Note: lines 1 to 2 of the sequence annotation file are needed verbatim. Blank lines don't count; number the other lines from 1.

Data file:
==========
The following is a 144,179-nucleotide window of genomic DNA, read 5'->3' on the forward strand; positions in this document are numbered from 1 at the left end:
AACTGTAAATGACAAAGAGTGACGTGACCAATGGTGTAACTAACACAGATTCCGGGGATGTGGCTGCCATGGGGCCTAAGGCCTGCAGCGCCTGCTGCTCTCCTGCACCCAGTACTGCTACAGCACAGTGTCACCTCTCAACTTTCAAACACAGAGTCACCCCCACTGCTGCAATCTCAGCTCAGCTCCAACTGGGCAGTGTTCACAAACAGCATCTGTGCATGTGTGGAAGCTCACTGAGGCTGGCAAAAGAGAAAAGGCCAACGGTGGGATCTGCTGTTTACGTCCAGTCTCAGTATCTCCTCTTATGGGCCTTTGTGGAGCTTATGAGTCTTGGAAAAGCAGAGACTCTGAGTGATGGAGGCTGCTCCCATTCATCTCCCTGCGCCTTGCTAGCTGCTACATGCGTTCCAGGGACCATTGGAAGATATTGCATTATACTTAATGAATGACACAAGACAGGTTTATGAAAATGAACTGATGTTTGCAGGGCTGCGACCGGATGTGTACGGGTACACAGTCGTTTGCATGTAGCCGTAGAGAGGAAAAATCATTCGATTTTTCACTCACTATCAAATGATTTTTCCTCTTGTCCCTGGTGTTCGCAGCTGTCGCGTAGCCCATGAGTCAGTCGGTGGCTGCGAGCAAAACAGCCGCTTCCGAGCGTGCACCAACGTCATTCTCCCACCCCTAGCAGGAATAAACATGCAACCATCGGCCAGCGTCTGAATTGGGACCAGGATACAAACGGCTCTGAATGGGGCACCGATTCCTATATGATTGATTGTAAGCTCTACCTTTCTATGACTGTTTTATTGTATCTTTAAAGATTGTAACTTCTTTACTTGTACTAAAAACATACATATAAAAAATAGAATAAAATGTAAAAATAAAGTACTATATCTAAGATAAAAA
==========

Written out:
The following is a 144,179-nucleotide window of genomic DNA, read 5'->3' on the forward strand; positions in this document are numbered from 1 at the left end:
AACTGTAAATGACAAAGAGTGACGTGACCAATGGTGTAACTAACACAGATTCCGGGGATGTGGCTGCCATGGGGCCTAAGGCCTGCAGCGCCTGCTGCTCTCCTGCACCCAGTACTGCTACAGCACAGTGTCACCTCTCAACTTTCAAACACAGAGTCACCCCCACTGCTGCAATCTCAGCTCAGCTCCAACTGGGCAGTGTTCACAAACAGCATCTGTGCATGTGTGGAAGCTCACTGAGGCTGGCAAAAGAGAAAAGGCCAACGGTGGGATCTGCTGTTTACGTCCAGTCTCAGTATCTCCTCTTATGGGCCTTTGTGGAGCTTATGAGTCTTGGAAAAGCAGAGACTCTGAGTGATGGAGGCTGCTCCCATTCATCTCCCTGCGCCTTGCTAGCTGCTACATGCGTTCCAGGGACCATTGGAAGATATTGCATTATACTTAATGAATGACACAAGACAGGTTTATGAAAATGAACTGATGTTTGCAGGGCTGCGACCGGATGTGTACGGGTACACAGTCGTTTGCATGTAGCCGTAGAGAGGAAAAATCATTCGATTTTTCACTCACTATCAAATGATTTTTCCTCTTGTCCCTGGTGTTCGCAGCTGTCGCGTAGCCCATGAGTCAGTCGGTGGCTGCGAGCAAAACAGCCGCTTCCGAGCGTGCACCAACGTCATTCTCCCACCCCTAGCAGGAATAAACATGCAACCATCGGCCAGCGTCTGAATTGGGACCAGGATACAAACGGCTCTGAATGGGGCACCGATTCCTATATGATTGATTGTAAGCTCTACCTTTCTATGACTGTTTTATTGTATCTTTAAAGATTGTAACTTCTTTACTTGTACTAAAAACATACATATAAAAAATAGAATAAAATGTAAAAATAAAGTACTATATCTAAGATAAAAA